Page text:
5 Myths and Truths about Cycling

Does cycling lose weight and affect sex life? Get to know the myths and truths about cycling that have come up in cycling forums on the Internet.

5 Myths and Truths about Cycling

The number of bicycle users has increased worldwide. In the United States, for example, the number of people cycling to work has grown 60 percent in the last decade, according to data from the June Census.

In Latin America, cities such as São Paulo, Mexico City and Bogotá have begun to implement public bicycle and bicycle paths, a trend that is repeated throughout the continent.

At the same time, myths have been raised in cycling forums on the Internet about cycling. The BBC shared the five main myths on polyhobbies.com. Well, look.

  1. Does Your Bike Get Thin?

Cycling is an aerobic activity, the kind of exercise suitable for those who want to lose weight. The point is that weight loss depends on how many calories are lost and how many are consumed.

A study released by the British Medical Journal found that men and women who come to work actively (cycling, running or walking) have a significantly lower body mass index and body fat percentage than those who used another means of transport.

A person weighing 58 kg, for example, can burn between 170 and 250 calories if you pedal at a gentle pace. This number can reach more than 400, if the speed is moderate, or greater than 700 calories, if the pace is higher.

That is, riding a bike can help you lose weight, but it depends on the speed and diet made to complement the physical wear and tear.

  1. Does Cycling Hurt Sex?

One of the biggest myths is related to the effects that cycling can have on users’ sexual lives. In the case of women, a study was published two years ago that questioned whether the position on the bicycle could cause numbness and loss of sensitivity in the genital area.

The Yale University School of Medicine study in the United States referred to the height of the handlebar relative to the seat. If it was smaller, it produced a greater pressure on the perineum and a smaller sensation in the pelvic floor, between the anus and the vagina.

But the researchers explained that this condition could be altered with a change in the handlebar position. And they argued that the study had only looked at a narrow group of women, and that further research would be needed with women who use the bicycle as a means of transportation.

Regarding men, there are several studies that show that cycling can cause genital disorders and erectile dysfunction. But the latest research, in which more than 5,000 cyclists were analyzed, found no association between cycle time and male infertility.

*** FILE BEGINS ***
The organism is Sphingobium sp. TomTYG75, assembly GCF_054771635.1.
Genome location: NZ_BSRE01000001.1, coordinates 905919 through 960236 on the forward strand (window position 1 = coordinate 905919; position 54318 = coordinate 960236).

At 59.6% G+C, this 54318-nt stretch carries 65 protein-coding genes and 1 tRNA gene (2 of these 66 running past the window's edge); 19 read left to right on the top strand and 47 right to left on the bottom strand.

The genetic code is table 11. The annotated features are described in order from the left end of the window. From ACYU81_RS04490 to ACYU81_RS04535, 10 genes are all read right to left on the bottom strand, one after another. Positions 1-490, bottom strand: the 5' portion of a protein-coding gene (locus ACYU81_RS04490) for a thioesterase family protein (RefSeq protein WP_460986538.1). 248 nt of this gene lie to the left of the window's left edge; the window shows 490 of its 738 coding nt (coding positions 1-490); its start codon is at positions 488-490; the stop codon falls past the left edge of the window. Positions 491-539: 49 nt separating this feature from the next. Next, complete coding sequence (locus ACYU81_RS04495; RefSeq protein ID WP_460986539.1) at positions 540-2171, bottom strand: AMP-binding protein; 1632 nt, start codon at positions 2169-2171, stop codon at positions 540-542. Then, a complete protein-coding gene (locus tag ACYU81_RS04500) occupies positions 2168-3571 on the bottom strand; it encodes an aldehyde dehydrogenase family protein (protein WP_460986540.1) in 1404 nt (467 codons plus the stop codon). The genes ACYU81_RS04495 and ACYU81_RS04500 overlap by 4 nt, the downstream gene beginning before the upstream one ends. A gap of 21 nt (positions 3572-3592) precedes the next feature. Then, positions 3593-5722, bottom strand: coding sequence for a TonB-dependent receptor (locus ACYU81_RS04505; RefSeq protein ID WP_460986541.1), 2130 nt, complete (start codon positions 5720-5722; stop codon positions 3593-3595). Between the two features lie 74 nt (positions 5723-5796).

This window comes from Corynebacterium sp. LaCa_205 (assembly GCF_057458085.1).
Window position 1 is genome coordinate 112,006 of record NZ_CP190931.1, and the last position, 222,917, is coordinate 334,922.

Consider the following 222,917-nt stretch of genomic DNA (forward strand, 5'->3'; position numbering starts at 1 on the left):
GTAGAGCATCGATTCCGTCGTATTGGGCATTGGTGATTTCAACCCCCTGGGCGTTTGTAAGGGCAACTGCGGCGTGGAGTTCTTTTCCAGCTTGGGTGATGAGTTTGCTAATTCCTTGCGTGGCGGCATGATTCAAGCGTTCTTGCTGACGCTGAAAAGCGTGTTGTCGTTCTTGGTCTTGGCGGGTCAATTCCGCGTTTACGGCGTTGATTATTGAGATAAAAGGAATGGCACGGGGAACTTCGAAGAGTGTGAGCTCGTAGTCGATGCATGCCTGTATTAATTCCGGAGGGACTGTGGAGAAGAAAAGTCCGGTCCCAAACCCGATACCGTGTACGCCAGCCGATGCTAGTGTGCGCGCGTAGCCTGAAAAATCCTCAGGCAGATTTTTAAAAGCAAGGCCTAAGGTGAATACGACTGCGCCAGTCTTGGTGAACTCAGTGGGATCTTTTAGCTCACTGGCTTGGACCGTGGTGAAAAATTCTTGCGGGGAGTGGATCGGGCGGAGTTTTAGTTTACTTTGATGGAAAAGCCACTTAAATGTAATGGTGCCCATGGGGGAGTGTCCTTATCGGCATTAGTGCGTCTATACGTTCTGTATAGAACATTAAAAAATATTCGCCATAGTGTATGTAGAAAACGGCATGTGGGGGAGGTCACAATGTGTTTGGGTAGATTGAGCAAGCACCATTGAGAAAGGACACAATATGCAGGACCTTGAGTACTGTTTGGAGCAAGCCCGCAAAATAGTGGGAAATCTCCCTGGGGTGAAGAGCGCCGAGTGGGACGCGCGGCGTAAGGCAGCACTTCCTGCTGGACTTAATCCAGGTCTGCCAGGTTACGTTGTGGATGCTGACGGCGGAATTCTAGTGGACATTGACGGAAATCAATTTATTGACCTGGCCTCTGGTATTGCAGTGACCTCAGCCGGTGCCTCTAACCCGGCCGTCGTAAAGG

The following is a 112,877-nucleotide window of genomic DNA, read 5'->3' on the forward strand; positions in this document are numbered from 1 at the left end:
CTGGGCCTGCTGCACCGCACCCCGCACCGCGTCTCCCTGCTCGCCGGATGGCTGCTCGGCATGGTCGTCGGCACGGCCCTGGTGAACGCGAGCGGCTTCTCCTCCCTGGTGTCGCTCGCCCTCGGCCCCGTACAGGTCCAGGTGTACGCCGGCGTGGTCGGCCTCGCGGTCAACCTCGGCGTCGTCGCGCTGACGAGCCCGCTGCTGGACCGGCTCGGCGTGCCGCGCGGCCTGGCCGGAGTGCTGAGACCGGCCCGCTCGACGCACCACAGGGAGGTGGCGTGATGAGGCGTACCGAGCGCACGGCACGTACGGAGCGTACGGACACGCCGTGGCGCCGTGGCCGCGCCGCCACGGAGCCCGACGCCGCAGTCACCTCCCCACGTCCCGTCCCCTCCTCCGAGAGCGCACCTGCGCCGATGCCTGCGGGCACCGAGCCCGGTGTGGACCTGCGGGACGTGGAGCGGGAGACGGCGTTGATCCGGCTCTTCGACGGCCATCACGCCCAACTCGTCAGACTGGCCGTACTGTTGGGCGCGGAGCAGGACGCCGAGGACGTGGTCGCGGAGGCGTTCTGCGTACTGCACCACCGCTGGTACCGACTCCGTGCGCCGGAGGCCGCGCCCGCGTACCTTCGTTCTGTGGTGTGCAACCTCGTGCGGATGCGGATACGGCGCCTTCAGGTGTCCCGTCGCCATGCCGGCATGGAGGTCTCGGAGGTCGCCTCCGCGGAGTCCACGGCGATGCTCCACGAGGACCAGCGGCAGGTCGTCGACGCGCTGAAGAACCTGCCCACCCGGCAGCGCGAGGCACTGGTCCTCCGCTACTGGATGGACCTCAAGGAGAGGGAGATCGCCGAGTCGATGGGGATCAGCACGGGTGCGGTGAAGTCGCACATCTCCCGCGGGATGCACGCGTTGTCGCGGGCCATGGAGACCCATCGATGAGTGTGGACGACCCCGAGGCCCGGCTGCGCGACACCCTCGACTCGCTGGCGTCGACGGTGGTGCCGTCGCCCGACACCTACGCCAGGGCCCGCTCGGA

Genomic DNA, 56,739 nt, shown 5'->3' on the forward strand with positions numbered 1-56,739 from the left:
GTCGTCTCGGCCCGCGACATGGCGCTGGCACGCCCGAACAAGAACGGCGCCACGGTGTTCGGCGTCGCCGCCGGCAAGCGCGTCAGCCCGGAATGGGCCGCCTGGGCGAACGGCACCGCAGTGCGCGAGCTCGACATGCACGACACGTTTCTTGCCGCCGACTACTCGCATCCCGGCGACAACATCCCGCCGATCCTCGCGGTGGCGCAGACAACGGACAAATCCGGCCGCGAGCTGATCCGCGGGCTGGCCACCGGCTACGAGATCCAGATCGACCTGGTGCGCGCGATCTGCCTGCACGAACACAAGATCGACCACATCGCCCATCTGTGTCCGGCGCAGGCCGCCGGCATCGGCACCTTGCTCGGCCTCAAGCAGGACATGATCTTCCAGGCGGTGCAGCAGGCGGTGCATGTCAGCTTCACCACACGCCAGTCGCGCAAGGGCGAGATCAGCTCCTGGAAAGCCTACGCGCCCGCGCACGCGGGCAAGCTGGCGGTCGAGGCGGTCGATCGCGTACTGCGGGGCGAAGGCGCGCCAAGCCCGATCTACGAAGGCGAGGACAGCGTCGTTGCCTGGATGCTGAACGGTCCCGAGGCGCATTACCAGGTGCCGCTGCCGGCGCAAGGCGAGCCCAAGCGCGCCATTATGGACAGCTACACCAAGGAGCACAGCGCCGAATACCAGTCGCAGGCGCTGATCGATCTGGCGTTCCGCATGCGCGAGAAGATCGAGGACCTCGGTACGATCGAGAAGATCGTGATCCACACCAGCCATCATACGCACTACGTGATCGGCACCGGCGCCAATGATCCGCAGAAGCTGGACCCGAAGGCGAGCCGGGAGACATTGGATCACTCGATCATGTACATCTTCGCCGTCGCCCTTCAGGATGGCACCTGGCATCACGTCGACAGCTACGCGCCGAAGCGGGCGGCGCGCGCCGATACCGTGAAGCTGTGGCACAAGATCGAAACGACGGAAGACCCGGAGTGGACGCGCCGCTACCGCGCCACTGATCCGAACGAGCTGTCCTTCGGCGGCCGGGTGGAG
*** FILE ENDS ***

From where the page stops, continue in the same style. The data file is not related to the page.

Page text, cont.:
1. Does Cycling Help Reduce Pollution Levels?

It is clear that increasing the use of bicycles as a means of transport reduces the use of vehicles in cities. However, cyclists can inhale 2 to 5 times more pollutants than those who travel by car.

Studies by researcher Luc Int Panis of the Flemish Institute for Technological Research and Professor Jonathan Grigg of the London School of Medicine show that the reason for this is the rapid breathing of those who ride bicycles. This causes the cyclist to breathe more ultra-fine particles in the air, which are hundreds of thousands in a cubic centimeter at peak traffic.

  1. Who Goes On A Bicycle With Knee Problems?

It depends on the position. Experts recommend that people research on the right size and posture to ride a bike.

The repetitive action of pedaling can cause great discomfort if the movement is not fluid, which is achieved by adjusting the seat at a suitable height. It is also advisable to start pedaling at a moderate pace and increase the intensity gradually.

Cycling is a low-impact exercise and therefore it is often recommended in the rehabilitation treatment of people who have suffered injuries. But experts in sports medicine recommend combining bicycle use with other types of sport with greater impact, such as running.

The goal is to develop different muscles and avoid problems in other parts of the body, such as joints and bones.

  1. With A Helmet Or Without A Helmet?

British Olympic medalist Chris Boardman has released his list of priorities for cyclists and has ruled out wearing a helmet.

“What discourages people is that they feel as safe as walking on a bicycle. Statistically, [riding a bicycle] is safer than bathing.There is nothing wrong with helmets, but if only 0.5% of people use it in the Netherlands, which is one of the safest countries, it should be for a reason, “Boardman told the BBC.

This position has generated a number of criticisms and Boardman-which is part of a British government campaign to stimulate the use of bicycles-defended his position, highlighting the benefits of exercise rather than the risks of not wearing a helmet.

However, the US Highway Safety Institute reported that the majority of the 722 registered deaths among cyclists in 2012 were people who did not wear helmets.

According to the institute, helmets also reduced the risk of brain damage by 85%.